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UK Politics

Labour split on snooping by US intelligence

Shadow Energy Secretary says spying on allies is 'not acceptable' without security threat as aides to Ed Miliband refuse to condemn monitoring

The ongoing diplomatic row over America's eavesdropping on world leaders triggered a split in the Shadow Cabinet last night.

Caroline Flint, the Shadow Energy Secretary, said the German Chancellor, Angela Merkel, was right to be aggrieved over reports that her phone had been monitored by US intelligence. However, aides to Ed Miliband refused to condemn the monitoring, saying the Labour leader "deplored" the release of any material which damages the national interest.

David Cameron has also condemned the release, describing those who criticise British and American intelligence agencies as having "lah-di-dah, airy-fairy" views.

The Labour division emerged as it was reported that the US may have bugged Ms Merkel's phone for more than 10 years. Der Spiegel also reported that President Barack Obama told the Chancellor he would have stopped the surveillance, which started before his presidency, if he had known about it.

The newspaper said Ms Merkel's phone had been listed by the National Security Agency's Special Collection Service since 2002 and remained on the list weeks before Mr Obama visited Berlin in June.

Ms Flint, who was a Cabinet minister in the Gordon Brown government when it emerged that UK intelligence agencies snooped on G20 leaders in 2009, told BBC1's Question Time: "I don't think it's acceptable to use surveillance in a way which is spying on people who are our allies and who work with us through international organisations both on defence and on other matters as well. I don't think it's acceptable." Asked whether she could justify what happened under Labour, the shadow minister added: "I'm just saying unless there is threat to our security, I think you have to have a rationale for this. I don't think just fishing trips for spying in that way is the right thing to do.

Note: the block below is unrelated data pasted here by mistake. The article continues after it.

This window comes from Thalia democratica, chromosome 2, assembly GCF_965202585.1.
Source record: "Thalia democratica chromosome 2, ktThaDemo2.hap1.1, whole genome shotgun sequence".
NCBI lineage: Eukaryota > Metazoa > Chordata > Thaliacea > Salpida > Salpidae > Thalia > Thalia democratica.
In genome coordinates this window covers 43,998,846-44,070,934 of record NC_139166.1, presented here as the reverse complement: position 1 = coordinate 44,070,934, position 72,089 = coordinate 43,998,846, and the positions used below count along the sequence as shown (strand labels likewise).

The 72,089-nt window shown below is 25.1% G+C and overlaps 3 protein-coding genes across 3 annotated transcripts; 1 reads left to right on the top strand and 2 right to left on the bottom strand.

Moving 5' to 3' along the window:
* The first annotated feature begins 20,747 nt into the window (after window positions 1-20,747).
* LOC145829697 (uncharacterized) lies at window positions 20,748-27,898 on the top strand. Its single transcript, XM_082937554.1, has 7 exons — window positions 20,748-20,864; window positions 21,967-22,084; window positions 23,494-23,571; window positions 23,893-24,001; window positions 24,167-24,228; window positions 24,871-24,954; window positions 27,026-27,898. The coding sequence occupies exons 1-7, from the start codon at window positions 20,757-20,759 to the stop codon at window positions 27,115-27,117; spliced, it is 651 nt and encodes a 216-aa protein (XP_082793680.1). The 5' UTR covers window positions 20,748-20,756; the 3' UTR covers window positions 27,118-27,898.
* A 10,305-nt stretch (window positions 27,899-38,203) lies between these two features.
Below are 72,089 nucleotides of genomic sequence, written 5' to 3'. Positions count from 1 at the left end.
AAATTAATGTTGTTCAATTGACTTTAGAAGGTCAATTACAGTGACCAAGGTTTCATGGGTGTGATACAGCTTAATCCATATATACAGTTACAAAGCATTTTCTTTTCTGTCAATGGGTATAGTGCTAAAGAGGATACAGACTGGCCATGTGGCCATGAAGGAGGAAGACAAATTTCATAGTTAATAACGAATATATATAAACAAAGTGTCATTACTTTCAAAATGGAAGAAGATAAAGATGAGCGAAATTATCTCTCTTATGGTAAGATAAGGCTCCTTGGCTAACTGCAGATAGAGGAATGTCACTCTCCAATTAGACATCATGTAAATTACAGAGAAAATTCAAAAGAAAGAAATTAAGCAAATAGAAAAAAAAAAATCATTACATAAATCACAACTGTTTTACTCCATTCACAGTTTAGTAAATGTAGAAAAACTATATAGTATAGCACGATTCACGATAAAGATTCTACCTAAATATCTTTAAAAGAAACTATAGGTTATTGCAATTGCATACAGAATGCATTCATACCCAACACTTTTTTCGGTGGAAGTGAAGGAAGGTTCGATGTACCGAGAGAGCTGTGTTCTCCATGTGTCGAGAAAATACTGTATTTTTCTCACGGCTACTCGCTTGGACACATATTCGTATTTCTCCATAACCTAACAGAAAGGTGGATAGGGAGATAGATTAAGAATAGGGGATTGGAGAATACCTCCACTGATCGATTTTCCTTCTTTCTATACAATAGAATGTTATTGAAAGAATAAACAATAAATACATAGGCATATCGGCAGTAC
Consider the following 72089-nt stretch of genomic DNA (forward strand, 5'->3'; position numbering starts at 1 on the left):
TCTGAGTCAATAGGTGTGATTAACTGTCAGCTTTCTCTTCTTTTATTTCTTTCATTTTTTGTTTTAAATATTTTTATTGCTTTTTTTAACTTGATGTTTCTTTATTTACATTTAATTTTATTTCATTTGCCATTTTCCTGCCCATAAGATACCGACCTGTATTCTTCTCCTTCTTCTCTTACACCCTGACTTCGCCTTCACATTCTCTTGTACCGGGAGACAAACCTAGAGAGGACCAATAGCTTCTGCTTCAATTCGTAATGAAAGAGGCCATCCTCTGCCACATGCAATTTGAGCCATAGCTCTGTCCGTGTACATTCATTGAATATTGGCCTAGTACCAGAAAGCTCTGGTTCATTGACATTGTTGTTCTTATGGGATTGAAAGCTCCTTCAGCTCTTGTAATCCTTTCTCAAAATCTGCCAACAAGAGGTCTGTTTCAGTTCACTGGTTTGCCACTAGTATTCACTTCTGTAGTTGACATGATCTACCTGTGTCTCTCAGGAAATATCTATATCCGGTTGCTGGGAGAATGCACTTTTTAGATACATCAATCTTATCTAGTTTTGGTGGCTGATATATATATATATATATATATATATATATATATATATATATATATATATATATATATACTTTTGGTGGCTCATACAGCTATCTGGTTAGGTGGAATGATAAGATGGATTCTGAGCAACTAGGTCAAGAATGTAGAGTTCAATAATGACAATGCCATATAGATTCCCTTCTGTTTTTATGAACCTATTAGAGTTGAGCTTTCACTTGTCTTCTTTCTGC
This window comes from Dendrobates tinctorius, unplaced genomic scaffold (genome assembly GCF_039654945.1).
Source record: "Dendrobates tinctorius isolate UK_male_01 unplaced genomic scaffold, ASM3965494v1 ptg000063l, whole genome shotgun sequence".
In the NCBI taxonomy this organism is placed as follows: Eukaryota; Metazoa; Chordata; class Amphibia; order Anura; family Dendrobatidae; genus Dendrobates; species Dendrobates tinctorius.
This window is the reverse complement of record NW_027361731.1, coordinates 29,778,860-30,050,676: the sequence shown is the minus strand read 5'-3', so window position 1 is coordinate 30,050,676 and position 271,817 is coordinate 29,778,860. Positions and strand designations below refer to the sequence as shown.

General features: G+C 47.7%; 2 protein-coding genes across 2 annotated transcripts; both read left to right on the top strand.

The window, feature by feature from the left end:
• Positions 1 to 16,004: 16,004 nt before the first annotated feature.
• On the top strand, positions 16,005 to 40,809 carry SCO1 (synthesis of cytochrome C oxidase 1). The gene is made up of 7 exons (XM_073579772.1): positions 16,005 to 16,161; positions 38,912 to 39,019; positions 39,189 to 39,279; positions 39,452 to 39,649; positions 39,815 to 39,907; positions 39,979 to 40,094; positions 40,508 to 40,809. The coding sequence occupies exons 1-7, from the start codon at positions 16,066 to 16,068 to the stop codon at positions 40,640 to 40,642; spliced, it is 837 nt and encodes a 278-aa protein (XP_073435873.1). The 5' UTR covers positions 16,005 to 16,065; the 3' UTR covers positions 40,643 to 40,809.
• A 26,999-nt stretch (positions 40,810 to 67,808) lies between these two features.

"And our security services, let me say, do a fantastic job for us in all sorts of ways to keep us safe. But there have to be rules within that and on how they operate. And next week, for the first time, the heads of MI5, MI6 and GCHQ are going to give public evidence to the Intelligence Committee in the Commons. But there have to be rules around this and I think it's quite right that Angela Merkel is aggrieved at what she's found out."

However, a source close to Mr Miliband, who also sat in Mr Brown's 2009 cabinet, refused to condemn the US for monitoring Ms Merkel's phone, and said: "The release of any material which damages the national interest is to be deplored."

As well as Ms Merkel, the leaders of Russia, Mexico, Brazil and France are also reported to be among 35 premiers whose phones were placed under surveillance by the NSA.

Against a backdrop of diplomatic tension, Mr Cameron will this week host the World Islamic Economic Forum in London, the first time it has been held outside the Islamic world. The Prime Minister will use the summit to underscore his theme of Britain being in a "global race".

He said: "With some of the world's fastest-growing markets in Muslim-majority countries, this presents major opportunities for us. I am determined to make Britain the best place to start, grow and do business."